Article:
Are Politicians Allowed to Use Songs Without Permission?

Every four years or so, a few musicians cause a stir when their music is played at political rallies as politicians often use songs without permission.

use songs without permissionOften times, any legal threats dissipate before they make it to court, but if a judge were to rule on such a case, there’s a chance the politician could be the favorite to prevail.

As election season kicks off again, another musician has protested the use of one of his songs at a campaign rally. Businessman, Donald Trump, recently announced his own candidacy for president of the United States, and during the event, he blared Neil Young’s “Rockin’ in the Free World.” Young did not approve. There has been speculation over whether the musician will take legal action against Trump for the use of his song, but this discussion isn’t a new one.

Other incidents

In 2008, Jackson Browne, Jon Bon Jovi, Heart, Foo Fighters, Van Halen and John Mellencamp were among the artists who complained about the use of their songs at McCain-Palin events, The Hollywood Reporter explained. Rapper K’Naan wasn’t happy with Mitt Romney using one of his songs in 2012 – the same year that Michele Bachmann received a letter from Tom Petty over his “American Girl.”

As fiercely as these crops of musicians pop up each election cycle to protest the use of their songs, they often disappear. Politicians offer to stop using the songs, settlements are reached and, as a result, there isn’t much legal precedent for whether a musician would actually win a lawsuit over the use of his or her song at a campaign. When it comes to commercials, politicians do have to get permission from artists, according to ASCAP guidelines. However, the use of songs at campaign rallies is less clear.

Chuck DeVore suit

One case between a candidate and a musician did end with a judge’s opinion, and though it differs slightly from instances of politicians using music at rallies, the opinion does offer some insight into how a lawsuit would progress – and it may not end well for the musician.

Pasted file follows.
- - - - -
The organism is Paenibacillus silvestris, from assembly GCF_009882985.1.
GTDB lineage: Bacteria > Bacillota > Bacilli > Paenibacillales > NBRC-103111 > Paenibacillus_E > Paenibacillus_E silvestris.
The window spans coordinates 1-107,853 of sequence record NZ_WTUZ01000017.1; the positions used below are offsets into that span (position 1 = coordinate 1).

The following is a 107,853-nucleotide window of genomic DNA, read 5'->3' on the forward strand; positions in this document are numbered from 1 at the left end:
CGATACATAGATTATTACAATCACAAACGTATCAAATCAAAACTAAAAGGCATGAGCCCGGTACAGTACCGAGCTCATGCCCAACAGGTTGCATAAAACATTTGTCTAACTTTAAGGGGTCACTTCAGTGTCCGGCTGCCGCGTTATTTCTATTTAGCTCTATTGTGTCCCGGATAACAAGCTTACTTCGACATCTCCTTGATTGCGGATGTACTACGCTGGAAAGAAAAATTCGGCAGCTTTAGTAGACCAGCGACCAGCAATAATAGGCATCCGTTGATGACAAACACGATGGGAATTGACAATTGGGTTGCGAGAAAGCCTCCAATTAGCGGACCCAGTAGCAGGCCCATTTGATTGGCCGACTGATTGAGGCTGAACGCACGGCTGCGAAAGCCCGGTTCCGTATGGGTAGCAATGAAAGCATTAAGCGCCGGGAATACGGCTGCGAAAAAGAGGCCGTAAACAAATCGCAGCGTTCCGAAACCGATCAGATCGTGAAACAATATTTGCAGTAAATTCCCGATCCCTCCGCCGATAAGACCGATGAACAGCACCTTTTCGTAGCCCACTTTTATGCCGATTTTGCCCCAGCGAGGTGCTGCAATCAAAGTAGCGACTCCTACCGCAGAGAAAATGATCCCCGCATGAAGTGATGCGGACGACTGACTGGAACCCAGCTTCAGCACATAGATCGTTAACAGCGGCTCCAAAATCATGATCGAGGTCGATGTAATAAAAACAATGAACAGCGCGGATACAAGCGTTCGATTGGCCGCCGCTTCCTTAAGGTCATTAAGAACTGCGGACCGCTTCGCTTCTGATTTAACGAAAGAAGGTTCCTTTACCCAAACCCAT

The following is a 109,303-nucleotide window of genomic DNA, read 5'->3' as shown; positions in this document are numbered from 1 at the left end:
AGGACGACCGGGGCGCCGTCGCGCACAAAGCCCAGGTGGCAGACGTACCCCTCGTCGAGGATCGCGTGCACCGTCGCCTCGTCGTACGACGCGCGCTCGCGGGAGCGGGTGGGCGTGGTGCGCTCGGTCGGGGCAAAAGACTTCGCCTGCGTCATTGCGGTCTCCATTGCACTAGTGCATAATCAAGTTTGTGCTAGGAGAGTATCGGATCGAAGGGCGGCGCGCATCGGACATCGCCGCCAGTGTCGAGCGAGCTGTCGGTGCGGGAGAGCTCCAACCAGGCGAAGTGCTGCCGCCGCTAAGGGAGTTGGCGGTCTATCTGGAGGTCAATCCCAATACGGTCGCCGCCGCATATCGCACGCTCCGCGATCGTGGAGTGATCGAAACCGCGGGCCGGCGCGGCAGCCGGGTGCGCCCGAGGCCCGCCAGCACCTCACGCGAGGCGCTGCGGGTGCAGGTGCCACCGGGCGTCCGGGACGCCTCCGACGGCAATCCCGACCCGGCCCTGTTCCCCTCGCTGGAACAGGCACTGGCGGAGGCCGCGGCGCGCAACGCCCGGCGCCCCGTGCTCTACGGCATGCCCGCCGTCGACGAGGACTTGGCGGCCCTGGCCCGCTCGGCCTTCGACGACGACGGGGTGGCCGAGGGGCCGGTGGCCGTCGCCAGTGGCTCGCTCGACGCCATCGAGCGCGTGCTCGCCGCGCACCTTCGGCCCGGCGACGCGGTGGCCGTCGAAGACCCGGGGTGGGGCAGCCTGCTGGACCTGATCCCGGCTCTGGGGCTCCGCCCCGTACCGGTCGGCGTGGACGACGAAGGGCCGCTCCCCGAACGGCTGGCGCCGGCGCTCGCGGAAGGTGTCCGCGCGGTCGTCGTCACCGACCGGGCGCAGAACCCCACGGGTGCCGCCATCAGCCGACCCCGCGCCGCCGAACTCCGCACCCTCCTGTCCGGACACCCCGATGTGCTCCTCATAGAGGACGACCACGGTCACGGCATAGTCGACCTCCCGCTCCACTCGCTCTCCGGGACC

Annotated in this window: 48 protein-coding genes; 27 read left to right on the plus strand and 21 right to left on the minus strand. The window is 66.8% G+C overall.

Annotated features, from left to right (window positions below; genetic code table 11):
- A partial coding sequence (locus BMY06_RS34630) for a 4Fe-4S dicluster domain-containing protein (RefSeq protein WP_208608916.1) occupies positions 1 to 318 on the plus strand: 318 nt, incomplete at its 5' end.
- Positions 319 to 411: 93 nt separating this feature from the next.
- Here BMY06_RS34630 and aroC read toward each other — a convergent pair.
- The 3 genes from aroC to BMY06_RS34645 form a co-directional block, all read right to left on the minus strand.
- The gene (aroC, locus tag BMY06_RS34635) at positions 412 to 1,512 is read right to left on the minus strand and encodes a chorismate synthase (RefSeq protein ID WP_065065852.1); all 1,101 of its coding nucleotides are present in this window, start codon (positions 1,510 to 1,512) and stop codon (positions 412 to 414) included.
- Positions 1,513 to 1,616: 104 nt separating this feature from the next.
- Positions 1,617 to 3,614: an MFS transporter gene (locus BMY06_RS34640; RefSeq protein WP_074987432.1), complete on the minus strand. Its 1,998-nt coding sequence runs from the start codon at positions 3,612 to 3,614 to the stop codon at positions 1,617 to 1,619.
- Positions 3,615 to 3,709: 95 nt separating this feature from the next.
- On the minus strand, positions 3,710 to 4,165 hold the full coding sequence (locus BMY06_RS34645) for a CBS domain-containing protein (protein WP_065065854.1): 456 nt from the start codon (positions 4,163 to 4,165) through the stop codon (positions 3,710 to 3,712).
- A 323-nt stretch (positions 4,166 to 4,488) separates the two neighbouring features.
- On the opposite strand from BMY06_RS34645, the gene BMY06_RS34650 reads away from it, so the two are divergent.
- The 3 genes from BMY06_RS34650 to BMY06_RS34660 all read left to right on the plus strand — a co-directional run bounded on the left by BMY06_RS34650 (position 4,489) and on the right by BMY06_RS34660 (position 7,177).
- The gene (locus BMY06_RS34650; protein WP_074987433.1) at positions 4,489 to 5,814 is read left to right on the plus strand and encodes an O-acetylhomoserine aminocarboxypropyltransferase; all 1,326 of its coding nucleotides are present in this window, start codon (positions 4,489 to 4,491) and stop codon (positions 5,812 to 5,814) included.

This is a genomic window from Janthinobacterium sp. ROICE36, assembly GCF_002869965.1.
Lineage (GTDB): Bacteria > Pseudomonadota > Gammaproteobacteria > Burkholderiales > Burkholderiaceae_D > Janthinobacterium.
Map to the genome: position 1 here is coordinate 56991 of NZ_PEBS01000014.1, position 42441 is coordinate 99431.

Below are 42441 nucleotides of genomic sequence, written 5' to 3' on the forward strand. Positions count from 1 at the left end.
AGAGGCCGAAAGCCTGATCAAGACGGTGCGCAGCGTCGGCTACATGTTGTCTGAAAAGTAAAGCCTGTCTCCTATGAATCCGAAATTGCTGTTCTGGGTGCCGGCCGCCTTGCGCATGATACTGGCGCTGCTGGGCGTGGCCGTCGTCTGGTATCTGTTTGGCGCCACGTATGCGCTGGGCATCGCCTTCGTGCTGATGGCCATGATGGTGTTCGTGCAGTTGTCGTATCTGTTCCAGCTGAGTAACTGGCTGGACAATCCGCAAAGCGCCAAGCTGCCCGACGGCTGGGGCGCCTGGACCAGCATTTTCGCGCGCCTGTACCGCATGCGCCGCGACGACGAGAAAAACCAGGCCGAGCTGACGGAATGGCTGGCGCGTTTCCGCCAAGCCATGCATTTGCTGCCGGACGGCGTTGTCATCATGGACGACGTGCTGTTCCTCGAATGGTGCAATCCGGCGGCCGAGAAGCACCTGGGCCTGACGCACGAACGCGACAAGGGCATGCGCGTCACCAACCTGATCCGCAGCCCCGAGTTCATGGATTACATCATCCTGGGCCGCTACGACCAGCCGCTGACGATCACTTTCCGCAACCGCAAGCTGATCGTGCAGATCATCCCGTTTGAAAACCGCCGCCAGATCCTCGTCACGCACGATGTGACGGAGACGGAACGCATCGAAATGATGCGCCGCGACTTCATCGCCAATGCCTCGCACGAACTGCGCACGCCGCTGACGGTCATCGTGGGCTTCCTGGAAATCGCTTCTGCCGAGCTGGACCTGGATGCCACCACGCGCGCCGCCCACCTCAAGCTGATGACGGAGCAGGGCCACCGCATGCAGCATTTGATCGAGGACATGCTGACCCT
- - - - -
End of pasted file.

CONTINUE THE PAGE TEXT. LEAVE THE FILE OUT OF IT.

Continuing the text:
In 2010, Don Henley won a lawsuit against California senatorial candidate, Chuck DeVore, and campaign manager, Justin Hart, over their use of two of his songs. To be clear, there are significant differences between Henley’s suit and the one Young would file against Trump, if he decided to of course. DeVore took two of the former Eagles members’ songs and rewrote the lyrics in a satirical manner to reflect his campaign messages. This, of course, wasn’t a fair use of copyright, and Henley won the case. However, the judge was a bit more dismissive of the musician’s arguments regarding the Lanham Act.

The act prohibits “false designations of origin, false representations and false representations in the advertising and sale of goods and services,” according to the summary judgment for Don Henley et. al v. Chuck DeVore et al. False endorsement has been recognized under the Lanham Act for unpermitted copying of “distinctive attributes where those attributes amount to an unregistered commercial trademark.”

Other factors to consider

In this case, the defendants argued that the songs used did not contain any of the “distinctive attributes” that would constitute a trademark, such as “a word, symbol or device” used to identify or distinguish them. Additionally, the court found that DeVore and Hart were not attempting to pass the songs off as actually performed by Henley. If they had been attempting to convince people that Henley had sung the song, then their commercials would have violated the Lanham Act.

Still, politicians who wish to use certain songs in their campaigns should be smart about how they do it. For example, checking to see if the venue has a blanket license to use songs is a wise move, NPR explained. While most larger locations do have such licenses, smaller venues may not, making it illegal to play some songs at them. Also, musicians might claim that their brand is being hurt by politicians’ use of their songs. While this argument is tenuous, NPR noted, it is best to avoid such situations. For advice on whether to use a song during a campaign, or whether a song has been used illegally, it would be helpful to consult an attorney with experience in these areas.

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Anthony R. Caruso is a business transactional attorney in New York and New Jersey with experience in structuring, negotiation and completion of legal deals involving business, entrepreneurs, athletes and performers.

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